Whether in grade school or at summer camp, most of us played a game that offers insight into team communication. While its name, the "Telephone Game" may not be familiar, how it's played should quickly refresh dusty memories.
Participants form a line and the facilitator whispers a story to the first person. That person is then asked to whisper the story to the next person. The process is repeated until the story reaches the line's opposite end.
At the point, the first person and last person in line are asked to repeat what they've heard. What follows is predictable. Usually the room breaks out in laughter as participants enjoy with disbelief how distorted the details have become.
For project teams, one of the game's lessons is obvious. Keep communication paths as short as possible.
The Real World
Of course, the game is simplistic and doesn't fully reflect other real world challenges.
For example, each of the Telephone Game's participants are more or less equally qualified to pass on a basic story. On project teams, this is not the case. Experts often need to collaborate with experts on the same team or on a partner team. This communication is most effective when it's direct.
The "Single Source" Problem
A common disruption to direct communication comes in the the form of a well-intentioned, but dysfunctional rule. Project managers sometimes insist that all communications be routed through them.
Their argument is that they need to know what's happening and want to provide a "single source" for accurate and "simplified" communication. Of course, there's another unstated and usually less than beneficial purpose - control.
When inter or intra-team members can't collaborate directly:
- The communication path is lengthened by at least one person.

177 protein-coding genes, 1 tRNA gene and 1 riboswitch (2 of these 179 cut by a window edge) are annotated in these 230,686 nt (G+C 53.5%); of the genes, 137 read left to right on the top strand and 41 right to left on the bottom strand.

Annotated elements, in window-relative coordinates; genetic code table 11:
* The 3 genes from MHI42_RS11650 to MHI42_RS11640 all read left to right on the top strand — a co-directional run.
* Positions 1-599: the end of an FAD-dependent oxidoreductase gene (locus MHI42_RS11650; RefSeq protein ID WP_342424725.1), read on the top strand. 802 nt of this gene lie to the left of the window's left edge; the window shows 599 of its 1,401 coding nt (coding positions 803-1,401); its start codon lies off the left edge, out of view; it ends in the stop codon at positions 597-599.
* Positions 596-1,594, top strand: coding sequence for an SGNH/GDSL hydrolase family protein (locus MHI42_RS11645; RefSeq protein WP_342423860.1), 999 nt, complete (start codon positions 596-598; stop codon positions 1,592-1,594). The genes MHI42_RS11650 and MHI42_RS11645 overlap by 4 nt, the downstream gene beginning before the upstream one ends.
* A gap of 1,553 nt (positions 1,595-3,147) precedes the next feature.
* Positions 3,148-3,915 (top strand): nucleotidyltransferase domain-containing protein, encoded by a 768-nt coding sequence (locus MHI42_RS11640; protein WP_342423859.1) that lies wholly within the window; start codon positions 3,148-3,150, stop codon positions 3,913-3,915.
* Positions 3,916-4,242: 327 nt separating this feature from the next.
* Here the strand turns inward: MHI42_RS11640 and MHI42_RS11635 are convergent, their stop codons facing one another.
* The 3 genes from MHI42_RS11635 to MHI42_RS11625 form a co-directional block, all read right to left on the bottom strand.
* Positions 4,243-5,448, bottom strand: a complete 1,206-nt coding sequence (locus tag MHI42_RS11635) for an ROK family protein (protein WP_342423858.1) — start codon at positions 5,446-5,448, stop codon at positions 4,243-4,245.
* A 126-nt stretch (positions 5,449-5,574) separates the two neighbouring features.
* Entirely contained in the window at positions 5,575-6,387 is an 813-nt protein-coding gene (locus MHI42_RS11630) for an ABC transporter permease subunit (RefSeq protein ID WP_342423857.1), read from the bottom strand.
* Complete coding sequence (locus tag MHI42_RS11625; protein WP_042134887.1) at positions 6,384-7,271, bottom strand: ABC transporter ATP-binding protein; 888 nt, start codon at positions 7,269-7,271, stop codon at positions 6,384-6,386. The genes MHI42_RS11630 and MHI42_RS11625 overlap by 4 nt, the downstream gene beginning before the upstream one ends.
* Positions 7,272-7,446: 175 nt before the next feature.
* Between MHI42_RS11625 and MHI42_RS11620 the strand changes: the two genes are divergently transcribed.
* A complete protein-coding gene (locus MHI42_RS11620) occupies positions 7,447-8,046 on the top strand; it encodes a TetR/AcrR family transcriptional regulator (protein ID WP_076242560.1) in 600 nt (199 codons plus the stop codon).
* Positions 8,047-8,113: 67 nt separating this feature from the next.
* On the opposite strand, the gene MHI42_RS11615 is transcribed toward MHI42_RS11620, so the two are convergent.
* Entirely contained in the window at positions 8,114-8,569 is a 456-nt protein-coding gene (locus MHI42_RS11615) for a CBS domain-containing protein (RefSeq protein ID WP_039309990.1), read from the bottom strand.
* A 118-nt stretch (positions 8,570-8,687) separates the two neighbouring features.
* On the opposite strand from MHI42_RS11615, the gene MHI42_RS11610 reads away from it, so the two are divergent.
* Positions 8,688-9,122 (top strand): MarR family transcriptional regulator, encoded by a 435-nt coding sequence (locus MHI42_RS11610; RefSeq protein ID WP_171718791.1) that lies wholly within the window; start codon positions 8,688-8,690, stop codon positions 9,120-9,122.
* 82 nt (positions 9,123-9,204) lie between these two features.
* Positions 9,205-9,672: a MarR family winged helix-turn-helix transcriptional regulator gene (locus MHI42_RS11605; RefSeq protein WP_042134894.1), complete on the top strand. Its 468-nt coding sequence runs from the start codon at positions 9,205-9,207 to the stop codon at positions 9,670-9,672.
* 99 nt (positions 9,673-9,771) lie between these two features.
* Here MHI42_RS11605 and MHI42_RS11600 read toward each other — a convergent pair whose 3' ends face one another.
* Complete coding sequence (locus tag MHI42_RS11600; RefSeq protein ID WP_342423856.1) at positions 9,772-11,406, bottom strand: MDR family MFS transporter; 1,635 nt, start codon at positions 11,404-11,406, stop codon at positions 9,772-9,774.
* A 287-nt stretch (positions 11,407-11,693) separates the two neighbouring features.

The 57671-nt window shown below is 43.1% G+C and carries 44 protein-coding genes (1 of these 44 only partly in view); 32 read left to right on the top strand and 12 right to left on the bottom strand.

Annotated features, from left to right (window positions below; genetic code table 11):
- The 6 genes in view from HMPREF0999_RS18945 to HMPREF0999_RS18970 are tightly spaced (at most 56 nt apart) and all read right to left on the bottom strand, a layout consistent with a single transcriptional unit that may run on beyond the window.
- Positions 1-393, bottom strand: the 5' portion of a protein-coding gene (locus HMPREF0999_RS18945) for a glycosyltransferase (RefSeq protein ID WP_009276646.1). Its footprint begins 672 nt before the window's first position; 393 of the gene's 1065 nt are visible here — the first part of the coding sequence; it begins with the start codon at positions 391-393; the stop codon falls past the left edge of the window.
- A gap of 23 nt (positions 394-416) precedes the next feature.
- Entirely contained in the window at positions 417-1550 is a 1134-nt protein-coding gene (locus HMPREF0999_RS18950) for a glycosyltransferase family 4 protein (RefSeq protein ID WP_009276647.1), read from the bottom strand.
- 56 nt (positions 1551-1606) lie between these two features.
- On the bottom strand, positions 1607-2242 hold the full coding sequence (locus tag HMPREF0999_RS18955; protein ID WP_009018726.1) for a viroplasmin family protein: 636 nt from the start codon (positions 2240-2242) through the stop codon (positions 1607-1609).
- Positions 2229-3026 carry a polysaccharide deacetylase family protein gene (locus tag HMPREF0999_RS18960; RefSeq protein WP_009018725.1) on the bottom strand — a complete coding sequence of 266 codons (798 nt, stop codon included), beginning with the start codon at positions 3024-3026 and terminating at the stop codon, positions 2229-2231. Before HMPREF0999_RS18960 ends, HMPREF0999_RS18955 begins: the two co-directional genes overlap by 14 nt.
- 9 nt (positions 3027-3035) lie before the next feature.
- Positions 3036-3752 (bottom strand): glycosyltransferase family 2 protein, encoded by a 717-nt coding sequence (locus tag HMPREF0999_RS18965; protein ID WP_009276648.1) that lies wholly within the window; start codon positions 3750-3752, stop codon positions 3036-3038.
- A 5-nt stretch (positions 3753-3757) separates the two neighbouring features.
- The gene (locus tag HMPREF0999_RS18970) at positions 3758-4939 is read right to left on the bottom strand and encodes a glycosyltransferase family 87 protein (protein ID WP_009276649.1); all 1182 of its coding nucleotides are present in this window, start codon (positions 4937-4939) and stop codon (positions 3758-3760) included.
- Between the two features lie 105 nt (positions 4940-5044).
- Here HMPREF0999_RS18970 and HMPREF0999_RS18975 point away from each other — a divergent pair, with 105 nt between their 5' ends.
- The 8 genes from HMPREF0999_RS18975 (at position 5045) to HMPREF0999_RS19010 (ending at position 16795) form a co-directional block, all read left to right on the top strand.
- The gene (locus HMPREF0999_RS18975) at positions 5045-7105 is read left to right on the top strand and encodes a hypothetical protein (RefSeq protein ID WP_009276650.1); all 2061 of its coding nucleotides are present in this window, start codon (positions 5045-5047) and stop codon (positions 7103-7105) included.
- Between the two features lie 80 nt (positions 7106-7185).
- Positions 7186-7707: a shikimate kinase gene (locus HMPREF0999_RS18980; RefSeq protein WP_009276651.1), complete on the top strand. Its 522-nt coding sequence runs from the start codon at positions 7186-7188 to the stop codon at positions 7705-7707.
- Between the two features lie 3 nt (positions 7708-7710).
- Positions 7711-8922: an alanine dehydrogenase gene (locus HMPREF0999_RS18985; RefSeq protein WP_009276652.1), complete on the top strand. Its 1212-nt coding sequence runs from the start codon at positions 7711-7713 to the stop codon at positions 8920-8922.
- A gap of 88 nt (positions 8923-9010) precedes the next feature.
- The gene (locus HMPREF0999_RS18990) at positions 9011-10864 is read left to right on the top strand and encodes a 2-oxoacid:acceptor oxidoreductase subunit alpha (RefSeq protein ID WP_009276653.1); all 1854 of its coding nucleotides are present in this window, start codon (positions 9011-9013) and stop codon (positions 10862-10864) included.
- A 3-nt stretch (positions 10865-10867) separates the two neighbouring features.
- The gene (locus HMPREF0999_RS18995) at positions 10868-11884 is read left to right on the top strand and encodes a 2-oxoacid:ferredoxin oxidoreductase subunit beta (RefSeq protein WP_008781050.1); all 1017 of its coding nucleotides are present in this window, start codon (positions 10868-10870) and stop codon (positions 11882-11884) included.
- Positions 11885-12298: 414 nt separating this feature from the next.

- Due to lack of expertise, distortions can be introduced by the intermediary.
When applied in a measured way, the "single source" idea has merit. Project status updates are best handled via communication from the project manager.
But even this has its downside. In an effort to look good, project managers may downplay or hide problems. This issue is surprisingly common and often has serious consequences.
According to the NASA investigation, the Challenger disaster was due in part to team member concerns not being communicated to upper level management. For more on other contributing factors read Can Good Graphical Presentation Change the World?
To avoid problems:
- Let people collaborate as needed. Ask that they keep the project manger informed and "in the loop".
- Use "single source" communications with caution
- Allow team members to review project status updates before they're sent out by the project manager. Encourage them to express any concerns to the project manager or to higher level executives if necessary.
- Finally, reiterating the lesson from the Telephone Game - continually look for ways to keep communication paths as short and direct as possible.